I haven't thanked you enough for all that you've done for me.
Oh, no, not to worry. It's a pleasure. For a long time, I've been exploring a cuisine that combines different cultures and trying to dispatch it into the world. How long have I known you, Ishii?
About eight years. I was working as head chef for the Japanese embassy in New York and heard you speak at a culinary seminar. When my contract with the embassy was up, I wanted to stay here, and that's when a friend introduced me to you. You helped me get a working visa.
Since 9/11, it's been difficult for Japanese restaurants to get skilled chefs to come from Japan. When I saw your résumé, I wanted to hire you right away. Based on your track record, it was easy to obtain an O visa.
An O visa is an artist visa. I am not an artist; I am a chef, and it would have been impossible to get the visa on my own. In order to qualify my credentials as an artist, I needed someone powerful like you–and you asked your celebrity-chef friends to write letters of recommendation as well.
When I moved to the United States, I only knew about the narrow and strict culinary world of Kyoto. When I saw your dynamic presentation and cuisine, it was something that didn't exist in my world. And when I saw that people were really happy eating your food, I began to feel that this is perhaps the true meaning of kaiseki–to make people happy. I realized I needed to break the traditional ideas and techniques I was rigidly bound by. Your cuisine had the impact to make that happen.
When I put you in charge of the omakase section at Morimoto in New York, I don't remember asking you to do things this way or that way, but I understood where you were coming from. And your style of cooking actually turned out to be very flexible.
I like to play on the meaning of some Japanese words like omotenashi, which means "to entertain." I also define it as having no facade. Do what you want. There are all kinds of culinary disciplines, and you can do what you want when you come here, but you need to understand that people have different tastes and customs. As a Japanese person, it is basic to introduce Japanese culture to others, but how to do it is the question. You can't just serve raw fish with soy sauce and expect everyone here to appreciate it. Even in cities like New York, Los Angeles, Seattle, San Francisco–there are still people who can't handle raw fish. Our role is to open the doors a little wider for people.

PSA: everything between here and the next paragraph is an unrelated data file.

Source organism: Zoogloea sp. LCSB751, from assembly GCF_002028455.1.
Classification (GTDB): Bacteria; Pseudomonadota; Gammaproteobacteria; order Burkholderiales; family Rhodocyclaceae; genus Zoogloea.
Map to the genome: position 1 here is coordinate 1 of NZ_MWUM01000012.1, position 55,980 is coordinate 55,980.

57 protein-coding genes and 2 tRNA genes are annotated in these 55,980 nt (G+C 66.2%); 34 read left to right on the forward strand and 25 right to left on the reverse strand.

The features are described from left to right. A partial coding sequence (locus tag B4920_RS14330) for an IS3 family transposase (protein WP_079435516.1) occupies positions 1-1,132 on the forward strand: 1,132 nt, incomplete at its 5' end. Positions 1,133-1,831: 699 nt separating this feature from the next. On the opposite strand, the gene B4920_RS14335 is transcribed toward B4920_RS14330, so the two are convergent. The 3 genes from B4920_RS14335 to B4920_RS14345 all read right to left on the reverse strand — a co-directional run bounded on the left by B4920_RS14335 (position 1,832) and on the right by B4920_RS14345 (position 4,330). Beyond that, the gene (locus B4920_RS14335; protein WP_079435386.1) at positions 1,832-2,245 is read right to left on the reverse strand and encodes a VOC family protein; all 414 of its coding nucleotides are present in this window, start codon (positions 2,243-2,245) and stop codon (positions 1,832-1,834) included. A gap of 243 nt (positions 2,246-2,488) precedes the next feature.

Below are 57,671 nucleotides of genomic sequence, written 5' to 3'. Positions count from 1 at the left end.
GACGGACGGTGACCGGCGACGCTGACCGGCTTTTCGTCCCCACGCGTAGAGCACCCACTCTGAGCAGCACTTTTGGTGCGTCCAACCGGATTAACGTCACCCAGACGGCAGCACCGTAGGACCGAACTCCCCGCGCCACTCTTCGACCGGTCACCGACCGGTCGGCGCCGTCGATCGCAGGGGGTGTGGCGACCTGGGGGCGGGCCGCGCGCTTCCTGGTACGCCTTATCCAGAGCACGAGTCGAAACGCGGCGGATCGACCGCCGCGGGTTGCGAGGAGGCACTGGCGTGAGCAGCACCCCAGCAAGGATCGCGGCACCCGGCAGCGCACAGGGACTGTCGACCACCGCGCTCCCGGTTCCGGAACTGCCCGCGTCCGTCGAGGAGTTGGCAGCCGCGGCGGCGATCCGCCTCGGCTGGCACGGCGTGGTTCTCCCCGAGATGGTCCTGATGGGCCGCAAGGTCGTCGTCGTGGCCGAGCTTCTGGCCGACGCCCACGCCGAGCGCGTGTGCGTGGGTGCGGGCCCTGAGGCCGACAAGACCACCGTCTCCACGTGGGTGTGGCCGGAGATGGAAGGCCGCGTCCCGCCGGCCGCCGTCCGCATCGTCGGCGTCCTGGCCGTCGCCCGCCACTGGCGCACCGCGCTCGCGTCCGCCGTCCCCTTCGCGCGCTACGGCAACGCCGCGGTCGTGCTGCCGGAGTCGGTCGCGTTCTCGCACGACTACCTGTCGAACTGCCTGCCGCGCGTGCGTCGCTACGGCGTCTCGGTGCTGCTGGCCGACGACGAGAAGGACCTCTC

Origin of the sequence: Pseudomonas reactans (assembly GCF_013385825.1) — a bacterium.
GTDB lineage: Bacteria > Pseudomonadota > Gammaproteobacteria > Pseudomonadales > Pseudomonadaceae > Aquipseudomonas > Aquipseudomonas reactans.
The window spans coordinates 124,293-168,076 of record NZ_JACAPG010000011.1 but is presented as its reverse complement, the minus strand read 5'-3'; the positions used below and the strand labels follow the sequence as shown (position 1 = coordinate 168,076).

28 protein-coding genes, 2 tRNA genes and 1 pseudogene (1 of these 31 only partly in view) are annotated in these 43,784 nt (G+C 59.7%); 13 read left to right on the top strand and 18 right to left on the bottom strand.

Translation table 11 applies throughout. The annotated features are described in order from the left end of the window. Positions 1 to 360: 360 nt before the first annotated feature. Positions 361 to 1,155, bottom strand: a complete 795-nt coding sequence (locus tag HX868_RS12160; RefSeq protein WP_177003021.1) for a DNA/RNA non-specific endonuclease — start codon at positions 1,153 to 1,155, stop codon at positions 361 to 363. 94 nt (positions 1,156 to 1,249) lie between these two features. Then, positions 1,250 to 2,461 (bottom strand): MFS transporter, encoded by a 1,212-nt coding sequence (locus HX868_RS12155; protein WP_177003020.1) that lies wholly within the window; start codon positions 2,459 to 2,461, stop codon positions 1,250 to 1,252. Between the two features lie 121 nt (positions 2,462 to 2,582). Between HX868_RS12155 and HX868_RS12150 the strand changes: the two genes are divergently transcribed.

That's especially true for you. London is a little behind those other cities, and I know you're having a hard time getting certain ingredients, like bonito flakes. Weren't you using ham to make dashi [broth] before?
Yes, I was using Ibérico ham and tomato.
You got the umami from ham and tomato–that's great! You wouldn't have come up with such an ingenious idea if you were working in Kyoto. This is different, but it works.
When I first arrived in London, I found out that the European blue lobster tasted delicious, but I couldn't find a Japanese recipe that would complement it. So I tried to recall a good lobster dish that I had eaten in the past, and the only one I really loved was the Lobster épicé that you had on your menu. The spicy shell is roasted to a crisp; the inner meat is on the rare side. So I took your recipe and rearranged it my way. My dish is called wild Scottish lobster, tofu bisque, homemade shichimi pepper. It's like a lobster miso soup. I make a puree of tofu and a rich broth using the lobster head. I also roast the lobster until it's nice and crispy and serve it on the side of the tofu bisque. It's one of the most popular dishes at Umu, and if I didn't have a chance to work with you, I would have never been able to create it.
A lot of people call what we do "fusion." I hate the word: Fusion equals confusion. It has a tendency to attract people with mediocre skills. They think, "I could do that. Just change it. Change anything." But it's only when you have a foundation to stand on that you can move between cultures and change cuisines. You have that foundation.